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It’s great, innit?

As for how much much lending is funded by deposits there is literally only one available answer. It is zero. Double entry makes that process impossible and banks live and die by double entry.

So, why do banks need deposits then?

Of course, there is another view.

18 thoughts on “It’s great, innit?”

  1. This looks like his ridiculous idea again that people borrow money from a bank just to keep it in their current account with the same bank.

    As usual, he will not see past the immediate, and refuses to consider what happens when people spend the money they have borrowed, because that doesn’t fit into his scheme.

  2. In the depressing period that is early January, how fortunate that we have the Pilgrim to provide some levity!

    Pilgrim Slight Return says:
    January 6 2024 at 8:42 am
    Looking at how persistent the detractors here are, I’m moved to ask where they actually come from?

    The fact that a number have come here and called you ‘left-wing’ when to me at least you are demonstrably ‘progressive’ rather than trad’., left wing I find interesting.

    So, where does this (un)healthy supply of detractors come from?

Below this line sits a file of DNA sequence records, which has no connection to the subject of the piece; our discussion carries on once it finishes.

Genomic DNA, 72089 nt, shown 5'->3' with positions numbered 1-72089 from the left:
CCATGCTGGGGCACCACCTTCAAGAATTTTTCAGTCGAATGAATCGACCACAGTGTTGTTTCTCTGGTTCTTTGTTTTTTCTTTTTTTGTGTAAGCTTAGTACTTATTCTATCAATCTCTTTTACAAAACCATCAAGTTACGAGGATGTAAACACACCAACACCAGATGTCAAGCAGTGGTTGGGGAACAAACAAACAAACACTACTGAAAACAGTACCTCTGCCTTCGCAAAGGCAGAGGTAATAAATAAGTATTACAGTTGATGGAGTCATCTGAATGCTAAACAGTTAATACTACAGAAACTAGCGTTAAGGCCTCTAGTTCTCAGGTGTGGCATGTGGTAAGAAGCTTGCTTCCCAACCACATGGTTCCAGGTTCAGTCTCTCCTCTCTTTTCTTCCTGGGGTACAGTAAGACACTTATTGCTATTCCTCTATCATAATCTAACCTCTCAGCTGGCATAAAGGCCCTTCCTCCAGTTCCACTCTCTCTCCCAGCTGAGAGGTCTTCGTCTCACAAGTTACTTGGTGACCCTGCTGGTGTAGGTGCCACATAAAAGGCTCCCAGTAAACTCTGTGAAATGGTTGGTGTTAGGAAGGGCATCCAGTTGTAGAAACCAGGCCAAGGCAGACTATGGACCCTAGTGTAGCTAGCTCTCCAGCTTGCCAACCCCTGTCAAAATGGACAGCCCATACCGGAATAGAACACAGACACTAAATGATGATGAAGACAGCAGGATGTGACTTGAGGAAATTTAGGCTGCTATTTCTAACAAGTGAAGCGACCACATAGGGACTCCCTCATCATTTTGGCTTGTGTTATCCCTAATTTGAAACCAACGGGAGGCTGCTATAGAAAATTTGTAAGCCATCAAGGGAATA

Tufton Street?
    MI5?
    The Tory Party?
    Labour? (I’m serious).
    The MSM?

    I’ve got to say that I am curious. And in this world of dirty tricks these days, I’d strongly recommend it.

    +3
    Reply
    Richard Murphy says:
    January 6 2024 at 9:13 am
    I can’t tell you PSR.

    All I can say is that some of them are very good at using multiple identities.

  3. “Double entry makes that process impossible” – my arse it does.

    Deposit – debit bank and credit creditor
    Loan – debit debtor and credit bank.

    Money comes in and goes out, resulting in
    a balance representing someone who owes you money and a second balance representing someone else, to whom you owe money.

  4. I’ve been having fun with Perplexity AI. I asked what Richard Murphy thought about MMT and got this response: